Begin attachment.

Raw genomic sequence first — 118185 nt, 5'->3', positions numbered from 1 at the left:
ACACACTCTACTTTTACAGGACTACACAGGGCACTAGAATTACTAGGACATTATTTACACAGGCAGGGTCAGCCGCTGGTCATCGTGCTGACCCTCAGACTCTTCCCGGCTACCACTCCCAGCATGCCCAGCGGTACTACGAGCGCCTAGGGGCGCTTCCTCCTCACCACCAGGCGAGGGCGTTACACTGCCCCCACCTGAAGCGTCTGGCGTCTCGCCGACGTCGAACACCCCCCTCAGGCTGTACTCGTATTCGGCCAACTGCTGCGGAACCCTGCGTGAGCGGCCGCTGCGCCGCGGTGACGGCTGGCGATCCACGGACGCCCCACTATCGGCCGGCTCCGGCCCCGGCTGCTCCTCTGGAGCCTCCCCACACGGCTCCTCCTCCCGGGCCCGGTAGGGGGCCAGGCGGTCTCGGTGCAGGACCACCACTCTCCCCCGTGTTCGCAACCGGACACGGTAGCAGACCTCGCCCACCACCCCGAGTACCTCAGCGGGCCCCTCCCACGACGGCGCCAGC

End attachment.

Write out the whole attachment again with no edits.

Raw genomic sequence first — 118185 nt, 5'->3', positions numbered from 1 at the left:
ACACACTCTACTTTTACAGGACTACACAGGGCACTAGAATTACTAGGACATTATTTACACAGGCAGGGTCAGCCGCTGGTCATCGTGCTGACCCTCAGACTCTTCCCGGCTACCACTCCCAGCATGCCCAGCGGTACTACGAGCGCCTAGGGGCGCTTCCTCCTCACCACCAGGCGAGGGCGTTACACTGCCCCCACCTGAAGCGTCTGGCGTCTCGCCGACGTCGAACACCCCCCTCAGGCTGTACTCGTATTCGGCCAACTGCTGCGGAACCCTGCGTGAGCGGCCGCTGCGCCGCGGTGACGGCTGGCGATCCACGGACGCCCCACTATCGGCCGGCTCCGGCCCCGGCTGCTCCTCTGGAGCCTCCCCACACGGCTCCTCCTCCCGGGCCCGGTAGGGGGCCAGGCGGTCTCGGTGCAGGACCACCACTCTCCCCCGTGTTCGCAACCGGACACGGTAGCAGACCTCGCCCACCACCCCGAGTACCTCAGCGGGCCCCTCCCACGACGGCGCCAGC